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They wrote at kitchen tables and at family room couches and at desks in home offices last year. They wrote from their childhood bedrooms and during their lunch breaks at work. They wrote with pens and pencils. Some wrote on their computers. Thousands of letters; hundreds of thousands of words—each asking Colorado Governor Jared Polis that Elijah McClain finally receive justice.
This week, they celebrated.
“I let out a whoop when I saw the news come across my computer screen,” says Susan Champlin, a writer from New York. On Thursday, Colorado Attorney General Phil Weiser announced that a grand jury indicted two Aurora police officers, a former officer, and two Aurora Fire Department paramedics in McClain’s 2019 death.
“This feels amazing,” says Azure Dill, a teenager who lives in Virginia and wrote to Polis last year from her then-home in Florida. “Maybe we’ve all shown that every person can make a difference, if they want to.”
“The indictments brought tears to my eyes,” says Greta Blau, an assistant probate court clerk from Connecticut. She wrote Polis and talked about how photos of McClain now haunted her. “But I still can’t help but wonder why it took two years to get here.”
Blau, Champlin, and Dill were just three writers of nearly 8,500 letters and postcards sent from outside Colorado that Polis received last year amid nationwide protests over the country’s ongoing epidemic of police brutality against Black men and women. Letter writers nationwide demanded accountability for McClain’s death: firings, charges, convictions. Some took just a few minutes to write their letters. Others took nearly a week. They came from all walks of life, from every state in America.
In most cases, the letters were never read by Polis or his staff. But, still, they piled up. “I hope they were impossible to ignore,” Blau says. The letters were put into boxes last year, and the boxes were eventually sorted and archived by the History Colorado Center.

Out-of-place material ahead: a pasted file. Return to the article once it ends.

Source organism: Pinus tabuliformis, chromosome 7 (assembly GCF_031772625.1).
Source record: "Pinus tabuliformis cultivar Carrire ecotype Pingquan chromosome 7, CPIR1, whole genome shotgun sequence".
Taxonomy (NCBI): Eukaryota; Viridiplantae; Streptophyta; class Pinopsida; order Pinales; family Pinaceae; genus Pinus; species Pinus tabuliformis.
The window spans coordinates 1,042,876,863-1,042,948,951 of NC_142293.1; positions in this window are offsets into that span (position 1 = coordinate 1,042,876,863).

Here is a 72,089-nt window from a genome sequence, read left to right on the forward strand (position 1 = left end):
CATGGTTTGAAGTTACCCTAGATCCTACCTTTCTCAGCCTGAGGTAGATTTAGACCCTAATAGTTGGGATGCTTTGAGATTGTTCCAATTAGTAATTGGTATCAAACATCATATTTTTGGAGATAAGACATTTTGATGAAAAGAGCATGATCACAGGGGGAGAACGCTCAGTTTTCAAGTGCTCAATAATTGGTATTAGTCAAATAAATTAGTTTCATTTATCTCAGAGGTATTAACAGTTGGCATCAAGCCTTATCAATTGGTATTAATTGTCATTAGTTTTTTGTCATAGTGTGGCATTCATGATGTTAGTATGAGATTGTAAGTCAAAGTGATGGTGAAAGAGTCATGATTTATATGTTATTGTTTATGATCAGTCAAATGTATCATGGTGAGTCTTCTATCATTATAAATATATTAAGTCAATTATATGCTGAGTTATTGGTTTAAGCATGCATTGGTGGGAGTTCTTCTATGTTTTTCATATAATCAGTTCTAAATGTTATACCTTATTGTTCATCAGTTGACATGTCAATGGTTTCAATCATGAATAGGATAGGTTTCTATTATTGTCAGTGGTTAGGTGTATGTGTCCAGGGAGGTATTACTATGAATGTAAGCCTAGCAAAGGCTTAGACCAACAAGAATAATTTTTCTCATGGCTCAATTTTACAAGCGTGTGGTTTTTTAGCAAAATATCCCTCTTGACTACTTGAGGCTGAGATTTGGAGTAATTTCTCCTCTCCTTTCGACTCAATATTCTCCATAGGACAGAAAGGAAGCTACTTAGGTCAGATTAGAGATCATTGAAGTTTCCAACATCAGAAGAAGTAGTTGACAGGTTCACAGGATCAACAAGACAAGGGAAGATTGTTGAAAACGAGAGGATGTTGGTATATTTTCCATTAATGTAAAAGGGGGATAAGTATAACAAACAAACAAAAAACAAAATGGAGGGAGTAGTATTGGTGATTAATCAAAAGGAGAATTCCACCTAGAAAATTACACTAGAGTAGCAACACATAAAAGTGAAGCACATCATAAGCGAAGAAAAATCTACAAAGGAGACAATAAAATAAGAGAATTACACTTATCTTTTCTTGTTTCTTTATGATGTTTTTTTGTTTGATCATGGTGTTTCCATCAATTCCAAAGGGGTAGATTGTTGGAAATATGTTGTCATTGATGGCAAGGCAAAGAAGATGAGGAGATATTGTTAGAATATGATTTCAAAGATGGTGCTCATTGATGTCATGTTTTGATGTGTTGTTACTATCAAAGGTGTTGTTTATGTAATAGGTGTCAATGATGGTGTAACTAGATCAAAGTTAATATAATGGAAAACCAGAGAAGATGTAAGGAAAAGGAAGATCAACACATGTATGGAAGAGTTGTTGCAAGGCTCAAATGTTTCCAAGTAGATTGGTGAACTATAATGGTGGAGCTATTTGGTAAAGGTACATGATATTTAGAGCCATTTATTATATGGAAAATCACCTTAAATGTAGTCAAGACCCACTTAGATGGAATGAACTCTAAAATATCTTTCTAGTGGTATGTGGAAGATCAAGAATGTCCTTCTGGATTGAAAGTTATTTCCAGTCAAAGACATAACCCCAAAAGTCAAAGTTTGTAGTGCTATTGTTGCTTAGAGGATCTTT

Some of the writers feel their collective voice—from Hawaii to Maine, from South Dakota to Mississippi—might have pushed Colorado toward action. Champlin thinks about those letters arriving at the state Capitol last year: “The steady drumbeat of people crying out for justice. Everything everyone did on so many fronts. How many voices were being raised? Every voice, every letter, mattered.”
“This gives me hope,” says Arjun Kaicker, an architect who wrote his letter last year from his home in Atlanta. “Not just this case, but in general. Maybe there’s hope that other things can change.”
Dill hand-wrote her four-page letter last year with her favorite light blue ink pen, neatly aligning her sentences on blank, white paper with a ruler and a pencil.
… Justice needs to be served. Lives need to be affirmed.
Change the way things are happening. Be fair. Arrest the
men that killed Elijah McClain.
Dill says she was happy about the indictments, as was her mother. Still, they said, a young man died two years ago and nothing can be done to change that.
But maybe, Azure says, the letters can teach us a lesson. “We showed [McClain’s] family that people really care,” the teenager says. “Maybe we’ve shown that people can make a difference. Just one person, and maybe that person becomes more people. It takes that first person, though. One person can do that.”